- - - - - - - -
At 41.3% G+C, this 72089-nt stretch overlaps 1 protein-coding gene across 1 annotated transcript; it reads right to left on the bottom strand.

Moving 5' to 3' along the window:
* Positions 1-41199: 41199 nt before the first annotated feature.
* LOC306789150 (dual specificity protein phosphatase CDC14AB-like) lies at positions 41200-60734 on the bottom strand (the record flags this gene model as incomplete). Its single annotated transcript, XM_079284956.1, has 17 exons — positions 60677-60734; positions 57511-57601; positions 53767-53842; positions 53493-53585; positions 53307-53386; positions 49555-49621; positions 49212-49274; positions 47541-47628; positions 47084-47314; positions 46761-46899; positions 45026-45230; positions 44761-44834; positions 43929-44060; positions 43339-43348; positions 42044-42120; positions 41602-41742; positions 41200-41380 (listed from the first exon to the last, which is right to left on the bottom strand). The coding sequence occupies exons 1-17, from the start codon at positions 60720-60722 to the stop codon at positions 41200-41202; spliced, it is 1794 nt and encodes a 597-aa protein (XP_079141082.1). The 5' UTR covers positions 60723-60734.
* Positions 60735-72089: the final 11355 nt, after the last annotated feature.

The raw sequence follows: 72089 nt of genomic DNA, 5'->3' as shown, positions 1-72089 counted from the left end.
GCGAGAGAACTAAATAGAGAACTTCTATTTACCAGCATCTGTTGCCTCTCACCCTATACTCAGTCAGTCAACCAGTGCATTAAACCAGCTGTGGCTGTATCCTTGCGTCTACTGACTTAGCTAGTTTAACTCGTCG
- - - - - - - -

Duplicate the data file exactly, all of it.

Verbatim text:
At 41.3% G+C, this 72089-nt stretch overlaps 1 protein-coding gene across 1 annotated transcript; it reads right to left on the bottom strand.

Moving 5' to 3' along the window:
* Positions 1-41199: 41199 nt before the first annotated feature.
* LOC306789150 (dual specificity protein phosphatase CDC14AB-like) lies at positions 41200-60734 on the bottom strand (the record flags this gene model as incomplete). Its single annotated transcript, XM_079284956.1, has 17 exons — positions 60677-60734; positions 57511-57601; positions 53767-53842; positions 53493-53585; positions 53307-53386; positions 49555-49621; positions 49212-49274; positions 47541-47628; positions 47084-47314; positions 46761-46899; positions 45026-45230; positions 44761-44834; positions 43929-44060; positions 43339-43348; positions 42044-42120; positions 41602-41742; positions 41200-41380 (listed from the first exon to the last, which is right to left on the bottom strand). The coding sequence occupies exons 1-17, from the start codon at positions 60720-60722 to the stop codon at positions 41200-41202; spliced, it is 1794 nt and encodes a 597-aa protein (XP_079141082.1). The 5' UTR covers positions 60723-60734.
* Positions 60735-72089: the final 11355 nt, after the last annotated feature.

The raw sequence follows: 72089 nt of genomic DNA, 5'->3' as shown, positions 1-72089 counted from the left end.
GCGAGAGAACTAAATAGAGAACTTCTATTTACCAGCATCTGTTGCCTCTCACCCTATACTCAGTCAGTCAACCAGTGCATTAAACCAGCTGTGGCTGTATCCTTGCGTCTACTGACTTAGCTAGTTTAACTCGTCG